5/5 stars

Tuesday, August 28, 2012

Please Stop Laughing at Me...One Woman's Inspirational Story

As sad as it is, the issue of bullying has become very prevalent in our society. Why? Because people don't know how to handle it. At least, that's my opinion. Parents don't know what to do when their child is being bullied at school, principals and teachers just turn a blind eye to it (though I think this is beginning to happen less), and the children who are actually doing the bullying don't realize how much it hurts the victims. I think the key to fixing all of this is to make people aware of what actually goes on. Jodee Blanco did this with her memoir Please Stop Laughing at Me...One Woman's Inspirational Story, and I'm sure many others have as well. But reading books like this gives people an idea of what it's actually like to be constantly bullied. And how kids don't realize how hurtful it can actually be.

Jodee started being picked on in Elementary school, when she stood up for something she believed in, but the other kids didn't agree with. It started something that would last all the way until the end of her high school career; she would never fit in with the other kids. And Jodee's classmates wouldn't stop at just taunting her with words. They would physically abuse her, and it got to the point that Jodee was afraid to go to any adult because it would just mean more abuse. Her whole story was absolutely heart-breaking. But it was beautifully written, and once you finish reading the book, it makes you want to go out and do something to stop bullying. I guess she achieved her goal. :)

I would highly recommend if you're going into teaching, or any type of education, that you read this book. The way some of Jodee's teachers acted just astounded me. Most people assume that the teachers would be the ones that would step in the way, that would help Jodee. But in some cases, they actually add to the abuse that Jodee endured at school. Not to repeat myself, but I think this is because more schools need to work on creating training programs for teachers so they know how to handle situations like this. With this issue, education is key. And perhaps with more education, for teachers, principals, parents, and students, the issue of bullying will stop being so prominent in our society. It would be amazing if no child was afraid to go to school. That would be the ideal world.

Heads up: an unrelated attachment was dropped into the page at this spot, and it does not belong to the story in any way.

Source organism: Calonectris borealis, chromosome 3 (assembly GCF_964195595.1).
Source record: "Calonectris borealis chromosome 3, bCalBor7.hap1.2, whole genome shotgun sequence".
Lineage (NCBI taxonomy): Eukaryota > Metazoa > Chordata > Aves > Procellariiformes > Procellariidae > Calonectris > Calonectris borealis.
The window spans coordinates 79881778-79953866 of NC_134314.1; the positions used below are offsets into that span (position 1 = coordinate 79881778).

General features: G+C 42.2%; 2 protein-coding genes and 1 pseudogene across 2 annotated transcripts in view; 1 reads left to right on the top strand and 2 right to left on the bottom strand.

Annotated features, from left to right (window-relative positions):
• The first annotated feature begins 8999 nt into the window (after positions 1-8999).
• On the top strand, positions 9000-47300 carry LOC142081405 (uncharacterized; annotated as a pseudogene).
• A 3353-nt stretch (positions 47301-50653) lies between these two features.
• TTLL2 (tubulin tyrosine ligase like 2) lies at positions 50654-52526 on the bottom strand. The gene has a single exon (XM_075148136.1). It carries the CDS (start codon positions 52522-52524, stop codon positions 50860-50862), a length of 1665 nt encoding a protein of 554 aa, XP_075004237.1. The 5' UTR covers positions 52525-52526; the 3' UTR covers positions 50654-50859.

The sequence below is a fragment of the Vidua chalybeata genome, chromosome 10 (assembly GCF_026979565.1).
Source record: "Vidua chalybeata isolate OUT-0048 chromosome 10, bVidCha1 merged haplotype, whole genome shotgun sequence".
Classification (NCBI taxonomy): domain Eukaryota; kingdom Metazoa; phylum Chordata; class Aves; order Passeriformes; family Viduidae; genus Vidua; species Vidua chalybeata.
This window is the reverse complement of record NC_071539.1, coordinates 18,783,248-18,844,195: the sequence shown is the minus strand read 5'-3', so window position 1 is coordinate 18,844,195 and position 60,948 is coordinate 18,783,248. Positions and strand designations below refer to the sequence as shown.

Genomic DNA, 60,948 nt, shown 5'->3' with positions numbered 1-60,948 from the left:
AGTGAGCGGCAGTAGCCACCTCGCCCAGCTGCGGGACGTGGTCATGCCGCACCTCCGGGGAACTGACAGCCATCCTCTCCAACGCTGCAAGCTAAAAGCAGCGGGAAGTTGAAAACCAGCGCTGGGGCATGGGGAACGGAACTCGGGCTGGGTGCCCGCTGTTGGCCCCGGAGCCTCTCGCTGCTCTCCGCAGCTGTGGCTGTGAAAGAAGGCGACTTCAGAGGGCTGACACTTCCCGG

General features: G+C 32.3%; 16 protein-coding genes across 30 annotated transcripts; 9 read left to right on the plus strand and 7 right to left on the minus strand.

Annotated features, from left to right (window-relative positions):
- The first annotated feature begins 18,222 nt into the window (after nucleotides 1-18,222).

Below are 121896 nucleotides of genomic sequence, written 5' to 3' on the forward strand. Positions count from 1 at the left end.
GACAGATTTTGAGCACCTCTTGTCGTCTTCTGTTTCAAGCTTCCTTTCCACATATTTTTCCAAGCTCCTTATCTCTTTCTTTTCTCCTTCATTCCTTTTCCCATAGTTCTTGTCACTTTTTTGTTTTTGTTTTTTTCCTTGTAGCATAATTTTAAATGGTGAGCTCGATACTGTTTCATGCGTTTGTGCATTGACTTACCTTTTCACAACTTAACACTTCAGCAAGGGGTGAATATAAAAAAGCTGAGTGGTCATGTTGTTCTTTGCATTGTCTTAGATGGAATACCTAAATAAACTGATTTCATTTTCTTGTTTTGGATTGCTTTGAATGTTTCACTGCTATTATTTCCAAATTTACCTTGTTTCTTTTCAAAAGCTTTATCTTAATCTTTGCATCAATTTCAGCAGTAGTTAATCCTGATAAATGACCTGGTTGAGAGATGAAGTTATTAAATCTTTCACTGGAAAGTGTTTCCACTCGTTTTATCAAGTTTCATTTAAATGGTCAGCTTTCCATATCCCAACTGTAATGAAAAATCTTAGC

So, in light of the topic of this post, I thought I would provide some of the resources that Jodee has in the back of the book (and some of my own that I've found during my own research, which are a little more LGBTQ based, but still work) in case anyone is interested in finding out more about the topic. Here are some excellent websites:

KidsPeace National Centers for Kids in Crisis:
American Foundation for Suicide Prevention (AFSP):
The Bully Project:
GLSEN (The Gay, Lesbian, and Straight Education Network)

These are just a few of the many resources you can find online to try and help out with this issue. Well, now I'm probably going to start reading things for class, so good bye to leisure reading for a while. Until next time, happy reading! :)

Thursday, April 12, 2012

Two Children's Books

Though I have finished The Game of Thrones (finally!), I will talk about that in a later post. Instead, I wanted to discuss two books that I read for my children's lit class, The Dreamer by Pam Munoz Ryan and Smile by Raina Telgemeier. Each of these books are probably something that I wouldn't have picked up on my own, but they were definitely wonderful reads, each for their own reasons.

The Dreamer is a fictionalized biography about the childhood of Pablo Neruda, a famous, Nobel-prize winning Chilean poet. Ryan tells the story of how Neruda grew up, in a household where his father was very controlling, and abusive at times, virtually forcing the creativity out of his children. The father wants his sons to become doctors, or dentists, or something along those lines. However, all Neftali (Neruda when he was younger) wants to do is write. He loves words, he loves nature, and he finds, as he grows up and through his Uncle, that these things could change the world. It is a wonderful story, wonderfully written and wonderfully crafted.

The interesting thing about this book is that it is printed in green ink. The reason behind this is that Neruda himself used to write in green ink, believing that it was the color of hope. I thought that this was brilliant on Ryan's part, adding in aspects of Neruda's own writing into her own story and giving it an even more authentic voice. Even though the book is written in prose, it almost feels like poetry, the way the words are lyrical and just seem to float off the page. This is a book that I definitely will keep in my library.

Smile is of a totally different grain. First of all, it's a graphic novel, which is something I don't really read much of. I've read a few, but I enjoy the words on a page a lot more (not that I don't enjoy pictures! They're lovely! I just love words a little more). Anyway, Smile tells the true story of how Raina had an accident where she lost her front teeth in middle school, and all of the stuff she had to go through to make her teeth normal again, all the while going through the awkwardness of middle school. Definitely a very relatable book, I find this book would be perfect for any middle-schooler going through the same things as Raina (which I believe is virtually everyone).